(147.) See id. at 1119 (objecting to bias crimes as breaking "new ground in the development of criminal law doctrine" by making inculpatory motives relevant, even though exculpatory motives are already relevant).

(148.) See generally ALAN NORRIE, PUNISHMENT, RESPONSIBILITY, AND JUSTICE: A RELATIONAL CRITIQUE 142-93 (2000) (explaining, but ultimately rejecting, this view).

(149.) Id. at 192.

(150.) HALL, supra note 2, at 88.

(151.) Golden v. State, 25 Ga. 527, 532 (1858).

(152.) See supra notes 132-37 and accompanying text.

(153.) HALL, supra note 2, at 88.

(154.) See supra notes 141-43 and accompanying text.

(155.) HUSAK, supra note 1, at 146.

(156.) LAFAVE & SCOTT, supra note 10, at 229.

(157.) Id. at 229 & n.19: see id. at 446 ("[I]f A kills B reasonably believing it to be necessary to save C and D, he is not guilty of murder even though, unknown to A, C and D could have been rescued without the necessity of killing B.").

(158.) See id. at 446 ("If A kills his enemy B for revenge, and he later learns to his happy surprise that by killing B he saved the lives of C and D, A has no defense to murder.").

(159.) HALL, supra note 2, at 91-92.

(160.) See Janine Young Kim, Hate Crime Law and the Limits of Inculpation, 84 NEB. L. REV. 846, 852-55 (2006) (citing examples of motive's relevance).

(161.) See Hurd & Moore, supra note 41, at 1119 (2004) (objecting to hate crimes as breaking "new ground in the development of criminal law doctrine").

(162.) LAWRENCE, supra note 4, at 29-30 (1999). Regardless of whether the bias crime provision constitutes a separate offense or merely creates a sentencing enhancement criterion, it nevertheless becomes an "essential element of the offense." Apprendi v. New Jersey, 530 U.S. 466, 495 (2000).

(163.) LAWRENCE, supra note 4, at 30.

(164.) See Hurd & Moore, supra note 41, at 1124 (explaining how statutes that avoid reference to hate or bias altogether are analogous to traditional specific intent crimes).

(165.) LAWRENCE, supra note 4, at 30.

(166.) Id. at 34-35.

(167.) Id. at 34 (footnote omitted).

(168.) MASS. GEN. LAWS ch. 22c, [section] 32 (1997), reprinted in FREDERICK M. LAWRENCE, PUNISHING HATE app. C, at 191 (1999) (internal quotations omitted).

(169.) See MASS. GEN. LAWS ch. 22c, [section] 32-35 (2007) (applying the definitions in section 32 only to sections 33 through 35, which concern hate crime data).

(170.) See MASS. GEN. LAWS ch. 265, [section] 39 (2007) (requiring an "intent to intimidate [the victim] because of such person's race, color, religion, national origin, sexual orientation").

(171.) Compare N.J. STAY. ANN. [section] 2C:44-3(e) (1994) (enhancing a sentence if "[t]he defendant in committing the crime acted, at least in part, with ill will, hatred or bias toward, and with a purpose to intimidate, an individual or group of individuals because of race, color, religion, sexual orientation or ethnicity" (emphasis added)) with N.J. STAY. ANN. [section] 2C:44-3(e) (1999) ("The defendant in committing the crime acted with a purpose to intimidate an individual or group of individuals because of race, color, gender, handicap, religion, sexual orientation or ethnicity."), and Act of Jan. 11, 2002, ch. 443, 2001 N.J. ALS 443 (codified as N.J. STAY. ANN. [section] 2C:16-1 (2002)) (repealing [section] 2C:44-3(e) and creating a separate offense that prohibits the commission of certain other crimes "with a purpose to intimidate an individual or group of individuals because of race, color, religion, gender, handicap, sexual orientation, or ethnicity").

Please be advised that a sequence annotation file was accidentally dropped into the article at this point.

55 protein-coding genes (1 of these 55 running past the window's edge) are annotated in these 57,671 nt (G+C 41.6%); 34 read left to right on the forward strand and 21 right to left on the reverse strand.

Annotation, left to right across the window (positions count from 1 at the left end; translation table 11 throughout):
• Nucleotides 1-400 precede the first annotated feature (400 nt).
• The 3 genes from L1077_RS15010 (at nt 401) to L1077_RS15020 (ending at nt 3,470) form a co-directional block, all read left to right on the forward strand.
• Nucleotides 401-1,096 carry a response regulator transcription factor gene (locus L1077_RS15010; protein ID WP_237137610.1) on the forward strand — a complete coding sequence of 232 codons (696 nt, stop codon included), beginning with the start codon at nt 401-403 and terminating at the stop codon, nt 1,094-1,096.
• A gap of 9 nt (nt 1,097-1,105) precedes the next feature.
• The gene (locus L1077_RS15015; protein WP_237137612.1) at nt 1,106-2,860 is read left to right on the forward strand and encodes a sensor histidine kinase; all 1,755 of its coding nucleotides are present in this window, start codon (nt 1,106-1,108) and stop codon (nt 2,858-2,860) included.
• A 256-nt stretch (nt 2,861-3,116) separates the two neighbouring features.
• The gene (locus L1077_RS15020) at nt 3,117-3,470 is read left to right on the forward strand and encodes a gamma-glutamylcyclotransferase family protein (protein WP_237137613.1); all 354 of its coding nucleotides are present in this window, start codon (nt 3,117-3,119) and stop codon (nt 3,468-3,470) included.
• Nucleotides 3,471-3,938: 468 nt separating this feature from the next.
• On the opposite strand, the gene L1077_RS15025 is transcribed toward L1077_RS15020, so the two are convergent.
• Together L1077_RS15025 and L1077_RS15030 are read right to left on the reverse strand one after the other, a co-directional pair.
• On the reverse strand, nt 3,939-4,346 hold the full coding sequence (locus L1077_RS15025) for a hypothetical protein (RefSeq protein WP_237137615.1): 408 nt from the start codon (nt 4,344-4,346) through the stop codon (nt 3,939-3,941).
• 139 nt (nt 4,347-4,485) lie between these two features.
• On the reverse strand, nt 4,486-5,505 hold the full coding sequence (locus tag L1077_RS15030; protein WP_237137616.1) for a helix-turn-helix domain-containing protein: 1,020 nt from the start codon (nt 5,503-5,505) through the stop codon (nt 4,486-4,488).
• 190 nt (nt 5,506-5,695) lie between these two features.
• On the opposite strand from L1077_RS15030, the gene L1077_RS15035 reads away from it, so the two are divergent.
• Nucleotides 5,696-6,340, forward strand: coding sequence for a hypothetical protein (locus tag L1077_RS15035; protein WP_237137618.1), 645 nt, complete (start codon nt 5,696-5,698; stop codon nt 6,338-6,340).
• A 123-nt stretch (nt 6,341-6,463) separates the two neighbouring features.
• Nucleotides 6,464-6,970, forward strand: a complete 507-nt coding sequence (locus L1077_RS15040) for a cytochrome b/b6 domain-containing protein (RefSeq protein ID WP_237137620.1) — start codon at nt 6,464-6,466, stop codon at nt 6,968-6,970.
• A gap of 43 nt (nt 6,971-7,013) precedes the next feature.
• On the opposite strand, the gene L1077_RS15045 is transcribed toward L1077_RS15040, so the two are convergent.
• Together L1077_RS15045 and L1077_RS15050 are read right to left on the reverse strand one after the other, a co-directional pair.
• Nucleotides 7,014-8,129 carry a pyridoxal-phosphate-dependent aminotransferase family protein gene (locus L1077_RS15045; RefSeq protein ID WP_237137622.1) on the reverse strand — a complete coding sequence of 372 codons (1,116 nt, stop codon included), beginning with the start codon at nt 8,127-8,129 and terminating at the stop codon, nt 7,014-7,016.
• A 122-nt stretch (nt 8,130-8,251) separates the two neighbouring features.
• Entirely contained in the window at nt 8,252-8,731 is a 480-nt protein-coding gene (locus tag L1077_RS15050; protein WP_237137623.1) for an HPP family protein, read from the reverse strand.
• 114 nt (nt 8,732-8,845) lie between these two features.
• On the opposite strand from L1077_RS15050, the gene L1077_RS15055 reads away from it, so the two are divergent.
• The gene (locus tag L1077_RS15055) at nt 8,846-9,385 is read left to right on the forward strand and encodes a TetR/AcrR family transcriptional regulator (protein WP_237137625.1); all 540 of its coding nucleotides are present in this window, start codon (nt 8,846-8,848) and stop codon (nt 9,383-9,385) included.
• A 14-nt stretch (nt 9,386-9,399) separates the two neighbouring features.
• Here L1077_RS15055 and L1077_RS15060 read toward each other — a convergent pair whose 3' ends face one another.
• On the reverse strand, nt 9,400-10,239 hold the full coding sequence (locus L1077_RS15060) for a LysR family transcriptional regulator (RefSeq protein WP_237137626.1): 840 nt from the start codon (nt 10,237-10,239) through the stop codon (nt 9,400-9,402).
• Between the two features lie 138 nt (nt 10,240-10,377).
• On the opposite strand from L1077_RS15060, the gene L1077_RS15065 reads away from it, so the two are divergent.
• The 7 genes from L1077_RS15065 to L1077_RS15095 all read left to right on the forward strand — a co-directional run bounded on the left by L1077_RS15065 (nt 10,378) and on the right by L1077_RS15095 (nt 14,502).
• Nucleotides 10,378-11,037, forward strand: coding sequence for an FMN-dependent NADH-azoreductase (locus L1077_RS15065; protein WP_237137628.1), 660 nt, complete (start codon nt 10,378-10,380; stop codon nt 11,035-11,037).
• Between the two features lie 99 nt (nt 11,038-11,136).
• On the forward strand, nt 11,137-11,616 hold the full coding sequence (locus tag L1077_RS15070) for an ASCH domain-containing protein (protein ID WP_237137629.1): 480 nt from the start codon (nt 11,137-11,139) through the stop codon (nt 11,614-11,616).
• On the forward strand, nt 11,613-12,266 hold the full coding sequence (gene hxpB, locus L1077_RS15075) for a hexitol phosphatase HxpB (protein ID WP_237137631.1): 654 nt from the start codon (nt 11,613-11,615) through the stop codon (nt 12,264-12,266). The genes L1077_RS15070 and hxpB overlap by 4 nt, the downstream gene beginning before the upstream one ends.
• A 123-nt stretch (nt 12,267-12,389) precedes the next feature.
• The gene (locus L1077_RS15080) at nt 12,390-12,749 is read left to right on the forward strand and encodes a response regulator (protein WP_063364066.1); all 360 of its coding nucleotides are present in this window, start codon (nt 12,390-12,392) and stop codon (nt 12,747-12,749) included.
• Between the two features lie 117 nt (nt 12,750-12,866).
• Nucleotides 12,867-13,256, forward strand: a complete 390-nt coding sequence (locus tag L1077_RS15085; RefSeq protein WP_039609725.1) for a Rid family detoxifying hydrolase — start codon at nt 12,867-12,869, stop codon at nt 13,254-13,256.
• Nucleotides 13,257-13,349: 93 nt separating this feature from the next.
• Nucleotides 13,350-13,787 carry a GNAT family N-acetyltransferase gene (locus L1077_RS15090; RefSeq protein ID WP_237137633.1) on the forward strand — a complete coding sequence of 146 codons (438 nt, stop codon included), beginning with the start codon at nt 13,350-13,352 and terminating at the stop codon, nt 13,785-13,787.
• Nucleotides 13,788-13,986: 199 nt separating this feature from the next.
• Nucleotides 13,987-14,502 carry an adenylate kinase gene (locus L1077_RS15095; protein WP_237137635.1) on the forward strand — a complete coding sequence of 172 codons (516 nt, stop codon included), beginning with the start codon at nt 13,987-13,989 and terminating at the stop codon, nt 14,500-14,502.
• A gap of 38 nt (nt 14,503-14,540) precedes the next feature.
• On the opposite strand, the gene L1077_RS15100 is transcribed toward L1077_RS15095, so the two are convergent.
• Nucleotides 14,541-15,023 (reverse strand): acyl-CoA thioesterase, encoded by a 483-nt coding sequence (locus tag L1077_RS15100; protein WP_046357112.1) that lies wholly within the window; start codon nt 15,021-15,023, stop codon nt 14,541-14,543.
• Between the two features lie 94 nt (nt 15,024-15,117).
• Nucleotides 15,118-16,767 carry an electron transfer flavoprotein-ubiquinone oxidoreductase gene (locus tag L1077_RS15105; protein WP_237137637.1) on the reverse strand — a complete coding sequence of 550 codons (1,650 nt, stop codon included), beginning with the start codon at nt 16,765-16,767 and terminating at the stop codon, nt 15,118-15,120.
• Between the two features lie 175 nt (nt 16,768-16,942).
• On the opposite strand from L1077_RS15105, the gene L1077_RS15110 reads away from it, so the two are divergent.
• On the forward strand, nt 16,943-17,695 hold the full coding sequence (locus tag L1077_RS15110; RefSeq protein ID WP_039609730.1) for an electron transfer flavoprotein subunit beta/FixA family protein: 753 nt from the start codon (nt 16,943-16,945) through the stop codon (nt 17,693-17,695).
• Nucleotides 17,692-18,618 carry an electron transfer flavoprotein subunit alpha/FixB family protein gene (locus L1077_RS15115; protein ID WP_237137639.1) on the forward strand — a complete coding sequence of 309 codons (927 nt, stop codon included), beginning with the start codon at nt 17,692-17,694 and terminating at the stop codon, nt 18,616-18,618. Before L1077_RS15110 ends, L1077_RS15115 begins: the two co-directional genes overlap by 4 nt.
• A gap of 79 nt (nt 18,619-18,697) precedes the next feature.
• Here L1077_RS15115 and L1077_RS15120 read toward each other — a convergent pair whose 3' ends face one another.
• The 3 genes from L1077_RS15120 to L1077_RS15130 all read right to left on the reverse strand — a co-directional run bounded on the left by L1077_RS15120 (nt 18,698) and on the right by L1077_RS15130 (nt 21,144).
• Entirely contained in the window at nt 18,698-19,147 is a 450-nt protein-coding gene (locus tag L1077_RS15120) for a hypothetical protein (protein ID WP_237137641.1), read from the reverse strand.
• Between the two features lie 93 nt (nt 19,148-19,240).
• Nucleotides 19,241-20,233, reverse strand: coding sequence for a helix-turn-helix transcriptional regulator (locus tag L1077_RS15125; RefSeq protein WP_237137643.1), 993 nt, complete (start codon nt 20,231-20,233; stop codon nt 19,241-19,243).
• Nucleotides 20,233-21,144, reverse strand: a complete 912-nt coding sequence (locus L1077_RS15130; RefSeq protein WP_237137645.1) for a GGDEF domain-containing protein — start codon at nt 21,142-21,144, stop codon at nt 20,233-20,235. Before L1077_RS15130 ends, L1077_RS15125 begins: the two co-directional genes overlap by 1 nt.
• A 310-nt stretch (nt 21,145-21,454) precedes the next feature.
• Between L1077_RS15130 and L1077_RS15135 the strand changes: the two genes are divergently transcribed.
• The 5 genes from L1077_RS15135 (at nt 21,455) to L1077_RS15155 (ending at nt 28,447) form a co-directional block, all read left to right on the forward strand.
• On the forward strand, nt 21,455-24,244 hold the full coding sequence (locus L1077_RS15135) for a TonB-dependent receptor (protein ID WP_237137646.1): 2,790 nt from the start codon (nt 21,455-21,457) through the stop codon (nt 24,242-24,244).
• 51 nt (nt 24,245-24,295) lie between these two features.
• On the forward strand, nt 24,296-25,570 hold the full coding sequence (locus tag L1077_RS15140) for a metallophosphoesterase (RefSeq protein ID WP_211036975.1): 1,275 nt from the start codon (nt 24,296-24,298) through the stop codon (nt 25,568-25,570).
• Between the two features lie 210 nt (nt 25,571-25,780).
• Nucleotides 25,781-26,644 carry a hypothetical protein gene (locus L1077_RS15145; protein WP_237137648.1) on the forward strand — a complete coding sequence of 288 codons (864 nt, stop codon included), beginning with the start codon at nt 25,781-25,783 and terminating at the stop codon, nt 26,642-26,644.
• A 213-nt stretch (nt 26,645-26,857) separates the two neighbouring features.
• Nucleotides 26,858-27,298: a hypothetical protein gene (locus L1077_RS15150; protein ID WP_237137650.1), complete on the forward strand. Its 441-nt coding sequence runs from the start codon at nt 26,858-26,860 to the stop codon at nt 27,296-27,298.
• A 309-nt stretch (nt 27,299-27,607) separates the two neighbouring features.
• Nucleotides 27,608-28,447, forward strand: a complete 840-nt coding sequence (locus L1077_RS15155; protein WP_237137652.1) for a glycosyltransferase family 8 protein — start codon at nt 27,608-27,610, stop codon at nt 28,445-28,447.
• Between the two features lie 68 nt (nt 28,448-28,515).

(172.) Compare MD. ANN. CODE art. 27, [section] 470A(b)(4)(ii)(2) (1996) (repealed 2002) (requiring, in some cases, "evidence that exhibits animosity on the part of the person committing the act against a person or group because of that person's or group's race, color, religious beliefs, or national origin" (emphasis added)), with MD. CODE ANN., CRIM. LAW [section] 10304 (2007) (requiring only that property be destroyed because of another's "race, color, religious beliefs, or national origin").

(173.) State v. Stalder, 630 So. 2d 1072 (Fla. 1994).

(174.) Id. at 1076.

(175.) A bias crime statute that requires prejudice does invoke defendants' motives, whereas a statute would not invoke defendants' motives if it merely required that the victim's race, ethnicity, etc. play a factor in the perpetrator's selection of the victim. See supra notes 160-66 and accompanying text.

(176.) Stalder, 630 So. 2d at 1077 (emphasis added) (quoting FLA. STAY. [section] 775.085 (1989)).

(177.) STEPHEN, supra note 22, at 121. Stephen's claim is discussed in more detail supra in the text accompanying notes 44-45.

(178.) See N.H. REV. STAT. ANN. [section] 651:6(I)(f) (2007) (providing a sentence enhancement for defendants who were "substantially motivated to commit the crime because of hostility towards the victim's religion, race, creed, sexual orientation, ... national origin or sex").

(179.) Hurd & Moore, supra note 41, at 1119.

(180.) See id. at 1120 (discussing examples in which exculpatory, but not inculpatory, motives are relevant rather than defending the irrelevance-of-motive maxim in its entirety).

(181.) See Kim, supra note 160, at 852-55.

(182.) See, e.g., Husak, supra note 13, at 4-6 (labeling the assertion that motive is irrelevant in the criminal law "Hall's thesis").

(183.) HALL, supra note 2, at 86 (referring to the view he defends).

MICHAEL T. ROSENBERG, Duke University School of Law, J.D. expected 2008; Duke University, M.A. in philosophy expected 2008; Duke University, B.S. 2005. I thank Professor Martin Golding for reading an earlier draft, and editors of the Duke Law Journal. I especially thank Ross Rosenberg, Matthew Wolfe, Eric Rudenberg, Jonathan Pahl, and Jeffrey Chemerinsky for enduring my numerous attempts to sort out my thoughts, and Roxanne Flint for her constant support.